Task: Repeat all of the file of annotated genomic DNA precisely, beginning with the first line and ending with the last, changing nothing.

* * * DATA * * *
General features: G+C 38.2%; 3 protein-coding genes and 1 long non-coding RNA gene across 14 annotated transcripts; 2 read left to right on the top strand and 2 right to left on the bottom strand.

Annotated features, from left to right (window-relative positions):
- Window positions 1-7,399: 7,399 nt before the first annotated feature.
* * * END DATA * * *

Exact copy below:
General features: G+C 38.2%; 3 protein-coding genes and 1 long non-coding RNA gene across 14 annotated transcripts; 2 read left to right on the top strand and 2 right to left on the bottom strand.

Annotated features, from left to right (window-relative positions):
- Window positions 1-7,399: 7,399 nt before the first annotated feature.